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UT Austin International Office

The Scholarship that Changed Study Abroad

International Education Fee Scholarship

15 May 2013

WHEN ALEXANDRA ESTRELLA studied abroad in Japan last summer, she received a helping hand from every student at The University of Texas at Austin.

Thanks to the International Education Fee Scholarship (IEFS), thousands of other students like Estrella are able to study abroad every year.

“I know that if I had not received it, I would not have been able to study abroad, or I would have had to take out loans,” said Estrella, a senior Japanese and speech language pathology major.

Put in place in 1990, the IEFS is funded by a fee added on tuition payments for every student at the university. Although students voted overwhelmingly to make the scholarship available, it was no easy feat making it a reality.

In the 1980s, the campus was a hotbed for anti-Apartheid activism. Students across the United States were petitioning administrators and trustees to divest from businesses in South Africa, which was embroiled in controversy over the continued practice of institutionalized segregation.

Bill Dorland was a student at The University of Texas at Austin at the time. He sympathized with the activists, but felt a different approach was needed. The most important thing students could do, he said he believed, was to open doors for South African students to study at the university. He also encouraged more study abroad participation by his peers in the United States.

“Texas is a big place,” Dorland said, “and you don’t have to leave. We had lots of international students, but what was missing was this spirit of engaging with the whole world. Texas had been the center of the world.”

Together with his friends Keith Duff and Crisney Lane, Dorland began a campaign to create a scholarship that would flatten the world for a generation on the tail end of the cold war. Unfortunately, they weren’t sure how it would be funded.

They then realized how much impact the scholarship could have if every student at the university contributed just one dollar. In 1986, under the slogan “check a dollar for a scholar,” the three friends proposed to the student body to include the one-dollar fee on every tuition bill to go toward the scholarship. The issue came to a campus wide vote, and the student body voted in favor of the measure.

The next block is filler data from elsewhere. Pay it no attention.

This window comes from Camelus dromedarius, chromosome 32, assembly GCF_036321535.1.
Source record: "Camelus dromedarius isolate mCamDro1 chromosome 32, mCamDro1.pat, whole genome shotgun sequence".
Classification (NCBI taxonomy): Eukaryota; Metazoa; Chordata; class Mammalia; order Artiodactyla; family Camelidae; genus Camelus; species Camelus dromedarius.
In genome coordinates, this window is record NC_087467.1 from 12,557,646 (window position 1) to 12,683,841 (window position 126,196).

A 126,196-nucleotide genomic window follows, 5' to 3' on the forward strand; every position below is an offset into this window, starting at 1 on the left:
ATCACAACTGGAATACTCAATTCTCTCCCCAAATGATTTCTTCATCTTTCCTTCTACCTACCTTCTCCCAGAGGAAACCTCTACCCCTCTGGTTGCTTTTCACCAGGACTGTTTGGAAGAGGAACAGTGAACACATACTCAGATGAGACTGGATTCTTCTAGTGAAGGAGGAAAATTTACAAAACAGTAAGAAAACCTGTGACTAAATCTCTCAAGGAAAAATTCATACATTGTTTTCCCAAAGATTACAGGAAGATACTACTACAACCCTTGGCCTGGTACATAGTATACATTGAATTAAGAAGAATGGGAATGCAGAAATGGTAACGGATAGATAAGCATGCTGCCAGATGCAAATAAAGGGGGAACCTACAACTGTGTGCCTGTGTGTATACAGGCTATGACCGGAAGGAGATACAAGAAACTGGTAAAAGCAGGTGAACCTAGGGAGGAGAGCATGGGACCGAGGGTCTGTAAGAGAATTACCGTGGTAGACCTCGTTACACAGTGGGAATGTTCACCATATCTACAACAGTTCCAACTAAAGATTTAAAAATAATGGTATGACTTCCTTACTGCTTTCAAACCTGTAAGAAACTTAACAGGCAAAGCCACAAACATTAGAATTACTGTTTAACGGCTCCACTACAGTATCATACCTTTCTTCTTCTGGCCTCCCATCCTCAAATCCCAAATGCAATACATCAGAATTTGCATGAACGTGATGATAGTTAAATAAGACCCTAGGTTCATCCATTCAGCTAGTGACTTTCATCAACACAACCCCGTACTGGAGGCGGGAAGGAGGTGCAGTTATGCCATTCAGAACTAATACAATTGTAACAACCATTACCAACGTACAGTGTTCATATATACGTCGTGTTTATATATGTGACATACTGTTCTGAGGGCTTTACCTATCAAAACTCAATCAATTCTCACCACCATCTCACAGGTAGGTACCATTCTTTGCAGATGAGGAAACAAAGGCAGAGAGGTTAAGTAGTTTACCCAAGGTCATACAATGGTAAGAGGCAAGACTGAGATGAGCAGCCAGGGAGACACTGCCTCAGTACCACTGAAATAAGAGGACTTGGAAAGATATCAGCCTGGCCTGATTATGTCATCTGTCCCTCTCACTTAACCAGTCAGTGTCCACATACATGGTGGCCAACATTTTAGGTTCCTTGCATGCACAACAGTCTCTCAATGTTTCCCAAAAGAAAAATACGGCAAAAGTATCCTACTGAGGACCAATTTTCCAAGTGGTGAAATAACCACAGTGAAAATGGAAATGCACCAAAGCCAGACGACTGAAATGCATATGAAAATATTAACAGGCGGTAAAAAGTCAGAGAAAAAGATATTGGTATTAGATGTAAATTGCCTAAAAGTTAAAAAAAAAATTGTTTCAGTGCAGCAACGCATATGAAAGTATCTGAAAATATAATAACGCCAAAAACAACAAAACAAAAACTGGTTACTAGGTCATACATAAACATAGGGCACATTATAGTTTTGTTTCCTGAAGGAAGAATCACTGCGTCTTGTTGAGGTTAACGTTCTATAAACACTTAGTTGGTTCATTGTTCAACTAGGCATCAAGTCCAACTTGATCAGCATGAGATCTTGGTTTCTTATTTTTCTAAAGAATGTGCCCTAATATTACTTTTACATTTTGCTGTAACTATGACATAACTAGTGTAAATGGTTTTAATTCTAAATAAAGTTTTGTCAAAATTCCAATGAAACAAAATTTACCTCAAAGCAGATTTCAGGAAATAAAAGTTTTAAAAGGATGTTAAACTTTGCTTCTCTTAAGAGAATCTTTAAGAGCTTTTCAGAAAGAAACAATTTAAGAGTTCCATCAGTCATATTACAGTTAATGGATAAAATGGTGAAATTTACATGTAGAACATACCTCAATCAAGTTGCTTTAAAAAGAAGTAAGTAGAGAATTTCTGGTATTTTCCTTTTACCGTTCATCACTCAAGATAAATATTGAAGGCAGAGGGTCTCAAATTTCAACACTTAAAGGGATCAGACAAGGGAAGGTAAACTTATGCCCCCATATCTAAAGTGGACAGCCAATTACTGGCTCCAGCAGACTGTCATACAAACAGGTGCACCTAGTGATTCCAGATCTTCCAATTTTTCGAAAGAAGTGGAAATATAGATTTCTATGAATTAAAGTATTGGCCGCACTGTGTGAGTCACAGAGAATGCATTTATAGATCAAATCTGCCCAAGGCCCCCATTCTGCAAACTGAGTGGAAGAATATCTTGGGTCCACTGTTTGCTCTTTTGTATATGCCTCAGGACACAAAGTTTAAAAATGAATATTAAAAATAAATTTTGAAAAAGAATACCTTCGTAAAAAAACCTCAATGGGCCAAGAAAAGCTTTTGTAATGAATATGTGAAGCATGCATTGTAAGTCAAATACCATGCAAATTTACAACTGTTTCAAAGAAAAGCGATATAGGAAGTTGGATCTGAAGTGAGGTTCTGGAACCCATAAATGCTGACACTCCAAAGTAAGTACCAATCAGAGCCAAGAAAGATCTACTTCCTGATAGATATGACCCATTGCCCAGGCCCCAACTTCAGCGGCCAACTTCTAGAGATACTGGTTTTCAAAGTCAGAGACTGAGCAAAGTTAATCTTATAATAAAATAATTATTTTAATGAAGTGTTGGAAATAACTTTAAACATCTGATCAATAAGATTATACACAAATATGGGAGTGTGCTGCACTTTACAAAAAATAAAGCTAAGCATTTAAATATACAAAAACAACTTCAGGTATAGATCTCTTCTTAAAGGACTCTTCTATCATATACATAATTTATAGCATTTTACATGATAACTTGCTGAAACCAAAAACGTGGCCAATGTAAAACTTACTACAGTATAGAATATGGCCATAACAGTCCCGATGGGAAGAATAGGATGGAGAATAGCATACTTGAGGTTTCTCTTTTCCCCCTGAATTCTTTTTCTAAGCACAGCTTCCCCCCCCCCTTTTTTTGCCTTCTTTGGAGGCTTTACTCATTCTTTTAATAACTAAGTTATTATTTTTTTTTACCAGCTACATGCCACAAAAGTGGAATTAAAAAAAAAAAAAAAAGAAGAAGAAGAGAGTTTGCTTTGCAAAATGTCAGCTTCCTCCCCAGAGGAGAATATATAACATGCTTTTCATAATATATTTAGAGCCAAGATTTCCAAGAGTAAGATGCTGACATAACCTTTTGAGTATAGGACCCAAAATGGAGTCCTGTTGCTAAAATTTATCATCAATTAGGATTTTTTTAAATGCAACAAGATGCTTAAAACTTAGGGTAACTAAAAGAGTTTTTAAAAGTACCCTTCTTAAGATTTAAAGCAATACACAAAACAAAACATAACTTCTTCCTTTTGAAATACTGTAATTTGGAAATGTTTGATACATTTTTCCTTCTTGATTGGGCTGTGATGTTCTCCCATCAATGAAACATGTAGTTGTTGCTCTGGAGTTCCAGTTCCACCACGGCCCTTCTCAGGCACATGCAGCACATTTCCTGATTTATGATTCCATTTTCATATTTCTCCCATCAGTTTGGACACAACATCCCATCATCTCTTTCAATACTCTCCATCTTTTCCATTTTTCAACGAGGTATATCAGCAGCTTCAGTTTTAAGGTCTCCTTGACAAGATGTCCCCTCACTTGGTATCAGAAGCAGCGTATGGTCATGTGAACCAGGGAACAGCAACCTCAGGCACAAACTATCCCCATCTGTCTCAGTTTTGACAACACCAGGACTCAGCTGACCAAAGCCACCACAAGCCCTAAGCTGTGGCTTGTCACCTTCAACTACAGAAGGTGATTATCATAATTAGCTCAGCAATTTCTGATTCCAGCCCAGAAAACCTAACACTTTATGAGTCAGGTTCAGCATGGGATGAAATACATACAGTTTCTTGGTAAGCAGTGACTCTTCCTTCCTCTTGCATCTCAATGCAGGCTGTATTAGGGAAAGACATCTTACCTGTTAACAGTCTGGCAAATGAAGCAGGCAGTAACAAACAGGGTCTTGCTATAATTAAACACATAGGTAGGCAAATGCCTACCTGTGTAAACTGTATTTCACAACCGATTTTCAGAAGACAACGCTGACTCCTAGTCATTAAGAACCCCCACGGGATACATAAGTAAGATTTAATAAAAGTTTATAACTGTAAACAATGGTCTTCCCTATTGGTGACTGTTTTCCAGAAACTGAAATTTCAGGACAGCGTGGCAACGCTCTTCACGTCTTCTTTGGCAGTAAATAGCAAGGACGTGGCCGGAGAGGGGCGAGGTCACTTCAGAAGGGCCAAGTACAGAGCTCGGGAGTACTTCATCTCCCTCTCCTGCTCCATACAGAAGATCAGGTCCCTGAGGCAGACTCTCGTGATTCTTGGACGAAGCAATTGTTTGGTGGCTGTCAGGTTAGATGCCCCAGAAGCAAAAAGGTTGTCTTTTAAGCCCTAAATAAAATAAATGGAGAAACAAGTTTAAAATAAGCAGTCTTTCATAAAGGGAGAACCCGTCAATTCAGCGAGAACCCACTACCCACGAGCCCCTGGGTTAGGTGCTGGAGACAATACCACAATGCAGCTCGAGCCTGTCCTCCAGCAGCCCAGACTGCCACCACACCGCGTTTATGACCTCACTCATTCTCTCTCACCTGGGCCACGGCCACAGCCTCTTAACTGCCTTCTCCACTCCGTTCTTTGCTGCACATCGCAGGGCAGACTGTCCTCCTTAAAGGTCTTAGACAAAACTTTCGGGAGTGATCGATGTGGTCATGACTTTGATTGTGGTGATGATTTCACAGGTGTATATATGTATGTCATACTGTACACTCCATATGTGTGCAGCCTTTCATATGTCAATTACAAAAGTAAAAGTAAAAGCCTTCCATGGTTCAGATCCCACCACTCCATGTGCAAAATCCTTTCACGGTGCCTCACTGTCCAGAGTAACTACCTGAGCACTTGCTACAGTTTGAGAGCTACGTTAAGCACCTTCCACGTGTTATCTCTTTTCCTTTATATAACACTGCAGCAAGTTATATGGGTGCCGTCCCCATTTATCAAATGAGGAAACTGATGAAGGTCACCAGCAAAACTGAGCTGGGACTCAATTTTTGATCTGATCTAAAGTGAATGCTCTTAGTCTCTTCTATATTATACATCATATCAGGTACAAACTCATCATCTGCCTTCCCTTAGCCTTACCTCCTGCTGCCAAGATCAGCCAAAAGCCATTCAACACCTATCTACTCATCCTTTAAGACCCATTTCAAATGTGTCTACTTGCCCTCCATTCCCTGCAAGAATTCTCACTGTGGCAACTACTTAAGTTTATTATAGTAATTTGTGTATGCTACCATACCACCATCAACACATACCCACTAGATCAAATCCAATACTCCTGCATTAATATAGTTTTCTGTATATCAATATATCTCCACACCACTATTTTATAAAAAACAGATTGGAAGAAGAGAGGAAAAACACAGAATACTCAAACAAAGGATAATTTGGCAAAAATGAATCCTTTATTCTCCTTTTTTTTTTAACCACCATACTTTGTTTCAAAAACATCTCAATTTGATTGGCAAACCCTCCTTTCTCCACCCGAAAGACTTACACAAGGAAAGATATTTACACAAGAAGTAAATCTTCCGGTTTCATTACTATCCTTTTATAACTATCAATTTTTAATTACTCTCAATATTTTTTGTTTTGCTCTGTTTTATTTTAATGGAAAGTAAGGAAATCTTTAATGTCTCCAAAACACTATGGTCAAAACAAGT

But their quest to make study abroad more accessible didn’t end there. Because The University of Texas at Austin is a public institution, the students had to get the state legislature’s approval to add the fee to tuition bills.

They began lobbying for the scholarship during at the legislature during its 1987 session. Amid the hectic politics that often surrounds the biannual convening of the state’s representatives, the scholarship was proposed as an amendment to another bill on the last day of the session. It failed to pass.

The three friends were not discouraged. Dorland graduated in 1988, leaving rising seniors Duff and Lane to take on the task of bringing it up again to the legislature during its next session in 1989. This time, they succeeded. By the 1990-91 academic year, the fee was added on the tuition bill for every student.

In 1994, students voted to raise the fee to three dollars, tripling the funding for the scholarship. Since then, the scholarship has enabled hundreds of students to study abroad, and supported hundreds of international students coming to the university.

Since its inception, more than 3,000 students have received more than two million dollars in scholarships. The IEFS has become a model for international education scholarships—across the nation, dozens of other universities have adopted similar programs after seeing its continued success at the University of Texas.

“I’m thrilled that the scholarship is still going,” said Lane, who pushed for the scholarship because of her own study abroad experience. “When you have that experience, it can change your life and your perspective.”

By Forrest Burnson
Infographic by Sara Vahle

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